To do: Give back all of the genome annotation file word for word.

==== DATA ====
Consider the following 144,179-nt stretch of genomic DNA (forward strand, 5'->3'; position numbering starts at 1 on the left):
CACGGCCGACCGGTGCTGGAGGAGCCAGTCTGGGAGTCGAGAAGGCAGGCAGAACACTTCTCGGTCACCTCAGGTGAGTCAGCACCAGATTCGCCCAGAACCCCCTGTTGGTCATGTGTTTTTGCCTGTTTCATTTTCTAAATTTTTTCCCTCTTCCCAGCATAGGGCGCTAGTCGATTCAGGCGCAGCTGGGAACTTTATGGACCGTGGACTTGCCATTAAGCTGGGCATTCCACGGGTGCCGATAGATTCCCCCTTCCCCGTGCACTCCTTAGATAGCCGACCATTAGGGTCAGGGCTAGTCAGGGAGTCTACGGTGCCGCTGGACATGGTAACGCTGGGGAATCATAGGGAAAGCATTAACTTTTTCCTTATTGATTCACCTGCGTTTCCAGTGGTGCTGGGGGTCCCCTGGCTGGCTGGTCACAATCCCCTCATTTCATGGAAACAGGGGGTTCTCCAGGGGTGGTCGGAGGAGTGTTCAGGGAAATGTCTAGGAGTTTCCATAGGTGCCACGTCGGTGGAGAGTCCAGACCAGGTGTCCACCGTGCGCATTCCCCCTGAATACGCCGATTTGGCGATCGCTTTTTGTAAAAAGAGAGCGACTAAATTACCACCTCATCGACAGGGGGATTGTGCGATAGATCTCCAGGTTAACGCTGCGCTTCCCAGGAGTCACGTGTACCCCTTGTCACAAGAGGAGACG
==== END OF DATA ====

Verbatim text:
Consider the following 144,179-nt stretch of genomic DNA (forward strand, 5'->3'; position numbering starts at 1 on the left):
CACGGCCGACCGGTGCTGGAGGAGCCAGTCTGGGAGTCGAGAAGGCAGGCAGAACACTTCTCGGTCACCTCAGGTGAGTCAGCACCAGATTCGCCCAGAACCCCCTGTTGGTCATGTGTTTTTGCCTGTTTCATTTTCTAAATTTTTTCCCTCTTCCCAGCATAGGGCGCTAGTCGATTCAGGCGCAGCTGGGAACTTTATGGACCGTGGACTTGCCATTAAGCTGGGCATTCCACGGGTGCCGATAGATTCCCCCTTCCCCGTGCACTCCTTAGATAGCCGACCATTAGGGTCAGGGCTAGTCAGGGAGTCTACGGTGCCGCTGGACATGGTAACGCTGGGGAATCATAGGGAAAGCATTAACTTTTTCCTTATTGATTCACCTGCGTTTCCAGTGGTGCTGGGGGTCCCCTGGCTGGCTGGTCACAATCCCCTCATTTCATGGAAACAGGGGGTTCTCCAGGGGTGGTCGGAGGAGTGTTCAGGGAAATGTCTAGGAGTTTCCATAGGTGCCACGTCGGTGGAGAGTCCAGACCAGGTGTCCACCGTGCGCATTCCCCCTGAATACGCCGATTTGGCGATCGCTTTTTGTAAAAAGAGAGCGACTAAATTACCACCTCATCGACAGGGGGATTGTGCGATAGATCTCCAGGTTAACGCTGCGCTTCCCAGGAGTCACGTGTACCCCTTGTCACAAGAGGAGACG